Downsizing and the aging family

No more room for another family heirloom?

Did your parents ask you in childhood to love, honor and cherish…all their stuff…til death do you part?   The generation that birthed the baby boomers may have planted the seed of heirloom responsibility while rocking you in the family cradle. Baby boomers took the baton and loaded their homes with Grandma’s quilts, Mom’s snow globe collection, and piled on “stuff” of their own. snow globe collection

Now Gen X, Gen Y and Millennials are on deck to receive multiple generations’ possessions. Their typical reaction is to say “no thanks”. They are practicing what parents and grandparents have instructed them “to do more with less”!

Tiny houses, lofts and condos are top of mind. Younger adults today embrace minimalism and in doing so emulate the way their “grands” lived. This closes a multigenerational circle. Your family members who lived through the Great Depression and WWII were the original repair and recycle generation.

Reflection, reminiscence and reconciliation go along with the process of aging. It is natural for aging family members to convey their pride and love for their children, grandchildren, etc., by promising or gifting the possessions they value, the family heirlooms.

So how do you help your aging loved ones downsize without family feuds and hurt feelings? Contact an Aging Life Care Professional™  to facilitate emotional family conversations and to assist your aging family members with the downsizing experience. If possible, older adults should have a say in what happens to their things.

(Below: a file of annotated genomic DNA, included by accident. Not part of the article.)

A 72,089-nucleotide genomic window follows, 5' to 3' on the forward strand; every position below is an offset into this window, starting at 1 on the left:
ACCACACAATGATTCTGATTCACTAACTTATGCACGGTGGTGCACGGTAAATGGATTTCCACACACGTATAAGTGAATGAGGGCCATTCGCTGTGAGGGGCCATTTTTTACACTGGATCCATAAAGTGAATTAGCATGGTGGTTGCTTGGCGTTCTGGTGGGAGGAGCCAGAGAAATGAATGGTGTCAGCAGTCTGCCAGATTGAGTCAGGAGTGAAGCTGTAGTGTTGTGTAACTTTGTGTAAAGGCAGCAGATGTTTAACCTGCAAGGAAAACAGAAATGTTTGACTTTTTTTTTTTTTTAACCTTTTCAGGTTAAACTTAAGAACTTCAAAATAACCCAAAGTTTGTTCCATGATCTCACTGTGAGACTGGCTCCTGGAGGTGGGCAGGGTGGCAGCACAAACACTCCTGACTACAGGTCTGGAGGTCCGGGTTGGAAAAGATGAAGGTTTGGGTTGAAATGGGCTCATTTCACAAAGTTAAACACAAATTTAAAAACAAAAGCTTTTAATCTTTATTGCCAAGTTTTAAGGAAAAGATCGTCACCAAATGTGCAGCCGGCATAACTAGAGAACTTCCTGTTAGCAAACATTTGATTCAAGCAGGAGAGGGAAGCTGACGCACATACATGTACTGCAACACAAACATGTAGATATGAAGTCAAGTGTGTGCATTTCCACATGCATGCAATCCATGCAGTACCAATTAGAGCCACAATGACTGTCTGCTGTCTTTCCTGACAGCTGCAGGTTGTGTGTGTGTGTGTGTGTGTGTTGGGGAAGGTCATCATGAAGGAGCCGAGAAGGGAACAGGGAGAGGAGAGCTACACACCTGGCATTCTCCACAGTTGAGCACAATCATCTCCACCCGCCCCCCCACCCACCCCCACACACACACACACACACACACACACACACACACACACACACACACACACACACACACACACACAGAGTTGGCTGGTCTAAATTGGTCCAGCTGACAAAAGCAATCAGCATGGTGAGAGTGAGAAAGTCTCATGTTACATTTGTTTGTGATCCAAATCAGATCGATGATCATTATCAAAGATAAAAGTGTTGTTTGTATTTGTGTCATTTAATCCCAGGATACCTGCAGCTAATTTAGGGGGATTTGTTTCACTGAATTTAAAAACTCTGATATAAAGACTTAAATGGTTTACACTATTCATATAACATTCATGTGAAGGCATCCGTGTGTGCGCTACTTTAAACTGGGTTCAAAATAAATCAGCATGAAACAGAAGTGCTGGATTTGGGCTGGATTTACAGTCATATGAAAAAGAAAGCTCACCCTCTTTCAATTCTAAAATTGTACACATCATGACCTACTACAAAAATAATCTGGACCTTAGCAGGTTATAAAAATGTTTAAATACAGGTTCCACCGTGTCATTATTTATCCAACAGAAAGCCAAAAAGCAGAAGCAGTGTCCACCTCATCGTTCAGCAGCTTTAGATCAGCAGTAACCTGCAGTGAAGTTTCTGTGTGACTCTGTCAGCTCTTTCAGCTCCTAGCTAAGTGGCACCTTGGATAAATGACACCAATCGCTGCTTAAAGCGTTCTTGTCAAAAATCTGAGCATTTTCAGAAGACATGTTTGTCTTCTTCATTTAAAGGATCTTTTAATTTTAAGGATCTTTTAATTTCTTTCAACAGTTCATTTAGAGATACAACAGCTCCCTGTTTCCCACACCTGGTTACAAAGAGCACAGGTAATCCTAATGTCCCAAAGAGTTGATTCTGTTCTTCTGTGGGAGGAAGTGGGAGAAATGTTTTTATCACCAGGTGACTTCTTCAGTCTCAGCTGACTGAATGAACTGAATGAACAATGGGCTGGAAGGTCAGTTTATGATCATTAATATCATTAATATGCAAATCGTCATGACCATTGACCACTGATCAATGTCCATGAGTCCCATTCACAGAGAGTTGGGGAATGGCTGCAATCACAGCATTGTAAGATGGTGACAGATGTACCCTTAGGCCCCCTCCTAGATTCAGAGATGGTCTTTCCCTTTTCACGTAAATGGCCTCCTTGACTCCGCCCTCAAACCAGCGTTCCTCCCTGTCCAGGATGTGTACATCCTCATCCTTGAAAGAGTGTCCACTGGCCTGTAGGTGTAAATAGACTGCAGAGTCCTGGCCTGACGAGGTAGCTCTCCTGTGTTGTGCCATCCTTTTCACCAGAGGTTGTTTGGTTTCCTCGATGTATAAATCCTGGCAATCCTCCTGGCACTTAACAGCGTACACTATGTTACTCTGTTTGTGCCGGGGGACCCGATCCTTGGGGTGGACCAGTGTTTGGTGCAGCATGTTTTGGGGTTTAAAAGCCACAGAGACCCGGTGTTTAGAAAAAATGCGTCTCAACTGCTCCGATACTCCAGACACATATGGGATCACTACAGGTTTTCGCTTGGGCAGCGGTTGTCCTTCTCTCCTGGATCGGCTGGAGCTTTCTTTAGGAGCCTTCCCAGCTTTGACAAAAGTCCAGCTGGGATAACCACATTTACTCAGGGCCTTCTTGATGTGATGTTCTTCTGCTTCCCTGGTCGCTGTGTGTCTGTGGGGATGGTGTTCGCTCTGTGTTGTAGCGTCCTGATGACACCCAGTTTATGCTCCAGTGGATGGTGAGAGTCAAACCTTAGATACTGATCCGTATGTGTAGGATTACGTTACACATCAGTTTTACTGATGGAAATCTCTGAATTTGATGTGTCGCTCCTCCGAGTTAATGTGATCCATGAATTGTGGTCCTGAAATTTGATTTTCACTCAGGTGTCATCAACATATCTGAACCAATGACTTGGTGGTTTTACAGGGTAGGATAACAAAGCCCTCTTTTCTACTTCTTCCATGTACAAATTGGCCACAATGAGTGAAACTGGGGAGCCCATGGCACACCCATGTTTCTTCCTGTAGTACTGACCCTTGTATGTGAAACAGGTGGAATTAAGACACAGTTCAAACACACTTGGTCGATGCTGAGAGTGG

What are a few ways to dispose of belongings and still honor the memories and preserve the family history?  Photograph the dishes, that chair where all the babies were rocked, the living room furniture that you weren’t allowed to sit on as a child, the quilts, all of it and make a digital archive or hard copy photo album. Share the album with family. Video or audio-record the stories that the old folks love to tell. Re-purpose items. Select one or two special items in a collection to display in your home. Turn mementos into artwork for others.

Be true to yourself too.  In general, renting a storage unit or loading up your garage with boxes only prolongs hard decisions. Discarding things does not erase family history. Be mindful of the feelings you have as you wrap, sell, store or save your aging family member’s possessions. That which brings you joy, honor it. That which brings you pain or sadness (or no emotion at all), dispense with it. Try not to fight with your sibling over things. Treat family members with kindness. Be gentle and tender with aging loved ones and embrace moments of nostalgia.